When Tim Morgan initially marketed his company’s new 48-unit, two-story senior living center on Timber Drive East, more than 300 people called seeking applications.
Morgan, the vice president of Evergreen Construction Company in Raleigh, mailed out a little more than 300 applications, and nearly all of them were returned completely filled out. So that meant more than two-thirds of those applications would not be accepted because there was not enough room for the rest of the applicants.
“It was a huge demand,” Morgan said of the new Timber Spring Community Living. “(Senior citizens) is the largest segment of population that is growing. Garner hasn’t had one of these types of developments in years, since back in the early 90’s.”
Tony Beasley, the director of inspections for Garner, said demand for senior living communities has increased over the years.
But Garner only has two other communities where those 55 and older can live together, and only one other senior living center. One of the communities, the Village of Aversboro, is a community of single-family homes, built six years ago. The other, Olde School Commons, is similar to Timber Spring Community Living.
“To me it’s evident based on three things,” Beasley said. He pointed to each community being sold out and having a waiting list.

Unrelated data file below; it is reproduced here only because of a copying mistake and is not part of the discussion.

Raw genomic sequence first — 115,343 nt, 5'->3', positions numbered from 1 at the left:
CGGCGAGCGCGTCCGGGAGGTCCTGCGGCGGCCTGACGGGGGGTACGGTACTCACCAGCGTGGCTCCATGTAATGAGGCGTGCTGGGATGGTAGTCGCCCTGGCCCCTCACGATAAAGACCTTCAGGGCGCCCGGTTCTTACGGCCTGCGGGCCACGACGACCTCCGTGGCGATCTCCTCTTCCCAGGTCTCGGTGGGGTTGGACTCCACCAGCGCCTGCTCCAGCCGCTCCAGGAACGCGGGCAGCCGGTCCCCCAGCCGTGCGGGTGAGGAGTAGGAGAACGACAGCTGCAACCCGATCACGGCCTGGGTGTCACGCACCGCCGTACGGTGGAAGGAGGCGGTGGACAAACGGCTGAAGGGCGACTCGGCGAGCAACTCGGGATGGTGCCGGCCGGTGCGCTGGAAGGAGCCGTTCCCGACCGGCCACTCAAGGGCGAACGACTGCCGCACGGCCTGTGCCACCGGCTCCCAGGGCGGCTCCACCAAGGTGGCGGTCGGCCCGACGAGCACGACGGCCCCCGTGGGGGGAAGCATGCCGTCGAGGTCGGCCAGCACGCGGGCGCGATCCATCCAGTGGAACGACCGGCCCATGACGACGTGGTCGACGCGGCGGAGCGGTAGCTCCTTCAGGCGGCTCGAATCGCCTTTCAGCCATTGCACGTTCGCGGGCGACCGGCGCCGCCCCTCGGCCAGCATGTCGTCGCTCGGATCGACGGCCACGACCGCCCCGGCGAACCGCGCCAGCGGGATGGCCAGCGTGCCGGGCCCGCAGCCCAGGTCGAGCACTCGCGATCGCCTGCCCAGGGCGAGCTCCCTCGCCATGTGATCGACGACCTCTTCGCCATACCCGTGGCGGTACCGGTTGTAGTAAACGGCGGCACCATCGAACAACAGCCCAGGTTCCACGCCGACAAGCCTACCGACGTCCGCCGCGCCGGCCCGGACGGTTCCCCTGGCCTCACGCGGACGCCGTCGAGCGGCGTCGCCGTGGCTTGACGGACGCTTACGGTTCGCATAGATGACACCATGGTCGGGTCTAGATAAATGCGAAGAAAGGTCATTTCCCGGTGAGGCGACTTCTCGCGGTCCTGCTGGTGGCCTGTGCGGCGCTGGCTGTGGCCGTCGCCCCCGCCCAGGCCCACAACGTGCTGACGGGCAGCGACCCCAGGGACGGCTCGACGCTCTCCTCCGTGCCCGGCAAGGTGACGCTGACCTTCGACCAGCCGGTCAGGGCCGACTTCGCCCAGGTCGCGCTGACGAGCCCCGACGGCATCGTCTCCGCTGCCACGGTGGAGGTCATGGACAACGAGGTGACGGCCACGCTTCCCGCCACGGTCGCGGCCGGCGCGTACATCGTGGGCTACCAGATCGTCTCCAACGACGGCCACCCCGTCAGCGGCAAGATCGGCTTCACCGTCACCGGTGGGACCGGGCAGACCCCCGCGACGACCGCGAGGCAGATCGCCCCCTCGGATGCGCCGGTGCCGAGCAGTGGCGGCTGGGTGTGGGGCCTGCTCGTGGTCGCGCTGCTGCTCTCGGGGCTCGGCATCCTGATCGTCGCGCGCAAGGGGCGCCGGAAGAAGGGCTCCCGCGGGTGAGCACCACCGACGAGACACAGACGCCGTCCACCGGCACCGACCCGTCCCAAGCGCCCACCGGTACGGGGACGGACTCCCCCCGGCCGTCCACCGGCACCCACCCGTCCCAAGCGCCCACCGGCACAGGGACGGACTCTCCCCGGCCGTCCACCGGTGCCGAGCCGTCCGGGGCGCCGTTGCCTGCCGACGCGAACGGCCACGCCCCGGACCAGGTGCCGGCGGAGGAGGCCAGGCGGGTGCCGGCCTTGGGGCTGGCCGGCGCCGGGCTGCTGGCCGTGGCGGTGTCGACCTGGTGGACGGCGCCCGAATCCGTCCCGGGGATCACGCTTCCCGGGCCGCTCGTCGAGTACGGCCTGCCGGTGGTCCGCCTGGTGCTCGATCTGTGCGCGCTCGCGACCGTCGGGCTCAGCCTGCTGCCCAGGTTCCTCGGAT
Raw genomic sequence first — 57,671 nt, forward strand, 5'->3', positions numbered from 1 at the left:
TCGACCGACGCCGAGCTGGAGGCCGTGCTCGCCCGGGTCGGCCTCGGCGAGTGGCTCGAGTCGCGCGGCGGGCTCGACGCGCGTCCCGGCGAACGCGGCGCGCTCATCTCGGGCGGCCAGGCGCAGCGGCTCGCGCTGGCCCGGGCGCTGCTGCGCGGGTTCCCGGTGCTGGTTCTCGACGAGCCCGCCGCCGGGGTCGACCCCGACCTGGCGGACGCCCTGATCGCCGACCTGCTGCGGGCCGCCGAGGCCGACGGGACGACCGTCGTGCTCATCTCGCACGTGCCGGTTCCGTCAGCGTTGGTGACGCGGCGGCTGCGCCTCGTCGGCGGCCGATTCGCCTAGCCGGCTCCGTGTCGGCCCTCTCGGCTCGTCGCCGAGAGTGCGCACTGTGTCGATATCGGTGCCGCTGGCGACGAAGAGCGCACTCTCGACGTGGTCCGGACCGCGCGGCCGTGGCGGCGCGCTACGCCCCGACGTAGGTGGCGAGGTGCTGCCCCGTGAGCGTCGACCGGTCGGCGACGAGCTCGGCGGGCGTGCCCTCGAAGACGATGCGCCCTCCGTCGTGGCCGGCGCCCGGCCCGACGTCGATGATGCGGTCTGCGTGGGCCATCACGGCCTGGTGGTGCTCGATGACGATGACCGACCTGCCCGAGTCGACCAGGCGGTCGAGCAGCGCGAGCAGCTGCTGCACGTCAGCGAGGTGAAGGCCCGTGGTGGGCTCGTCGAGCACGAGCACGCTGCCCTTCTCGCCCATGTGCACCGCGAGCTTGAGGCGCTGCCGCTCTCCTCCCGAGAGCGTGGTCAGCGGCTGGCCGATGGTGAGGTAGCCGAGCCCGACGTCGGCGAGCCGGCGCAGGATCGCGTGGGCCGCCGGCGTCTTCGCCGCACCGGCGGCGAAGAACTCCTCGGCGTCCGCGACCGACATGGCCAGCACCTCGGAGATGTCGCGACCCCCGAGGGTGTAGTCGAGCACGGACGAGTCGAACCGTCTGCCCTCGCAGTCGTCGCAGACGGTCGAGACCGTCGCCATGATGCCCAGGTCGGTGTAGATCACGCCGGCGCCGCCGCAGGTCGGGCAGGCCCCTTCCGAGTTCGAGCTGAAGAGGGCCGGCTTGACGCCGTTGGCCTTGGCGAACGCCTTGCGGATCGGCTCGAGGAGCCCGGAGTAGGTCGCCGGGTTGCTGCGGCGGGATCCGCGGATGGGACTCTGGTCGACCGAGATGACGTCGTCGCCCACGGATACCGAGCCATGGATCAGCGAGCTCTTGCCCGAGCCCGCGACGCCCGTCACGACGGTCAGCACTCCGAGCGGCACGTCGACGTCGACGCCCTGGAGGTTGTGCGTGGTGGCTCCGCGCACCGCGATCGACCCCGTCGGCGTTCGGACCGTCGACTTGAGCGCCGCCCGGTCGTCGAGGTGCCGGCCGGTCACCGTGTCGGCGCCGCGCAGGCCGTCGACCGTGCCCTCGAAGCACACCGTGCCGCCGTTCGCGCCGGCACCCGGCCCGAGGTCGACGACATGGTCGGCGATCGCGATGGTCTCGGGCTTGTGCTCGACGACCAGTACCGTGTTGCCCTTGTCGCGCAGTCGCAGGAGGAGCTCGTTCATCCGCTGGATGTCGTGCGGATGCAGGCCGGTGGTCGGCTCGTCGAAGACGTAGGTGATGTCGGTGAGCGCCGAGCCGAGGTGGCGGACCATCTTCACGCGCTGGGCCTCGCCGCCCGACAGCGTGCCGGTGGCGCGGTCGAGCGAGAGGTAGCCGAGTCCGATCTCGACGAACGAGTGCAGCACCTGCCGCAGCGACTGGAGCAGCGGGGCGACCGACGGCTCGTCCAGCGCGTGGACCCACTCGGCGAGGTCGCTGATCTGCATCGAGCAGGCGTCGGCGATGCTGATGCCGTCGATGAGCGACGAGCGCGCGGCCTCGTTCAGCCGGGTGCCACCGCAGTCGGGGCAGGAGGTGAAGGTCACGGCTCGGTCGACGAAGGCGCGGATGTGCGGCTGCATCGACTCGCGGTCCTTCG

“And for this senior living center to have 300 applications for 48 units, that’s your true tell-tell sign,” he said. “When you can open up a facility with 100 percent pre-release in first week of accepting applications, I believe that is evident that the demand is high.”
Beasely said demand is high for senior living facilities because of the accessibility to different areas and affordability of the community.
“I think it’s the change in people’s perspective personally,” he said. “I think the fact that we have a thriving community in the suburb of Raleigh where seniors can access anything they like, we’re an attractive community for senior citizens. “
Beasely said the town is currently helping developers find more places to build similar communities for senior citizens in Garner.
Jeff Swain, 71, and his wife Nancy Anderson, 69, moved from upstate New York in 2009 to Garner to live at Village of Aversboro. Anderson said she and her husband didn’t necessarily move here because it was a community specifically for people 55 and older, but it had all of the qualities they wanted in a home.
Both said the Village of Aversboro has allowed them to live the type of active and healthy lifestyle they want to live. The house design is accessible to a person with any type of disabilities and residents do not have to mow their own lawns, Swain said.
“Many of our residents volunteer at schools, volunteer at the chamber of commerce, serve on the board of directors,” Henderson added. “We are a community that is involved and gives back because we ourselves have had good lives. We want to continue that.”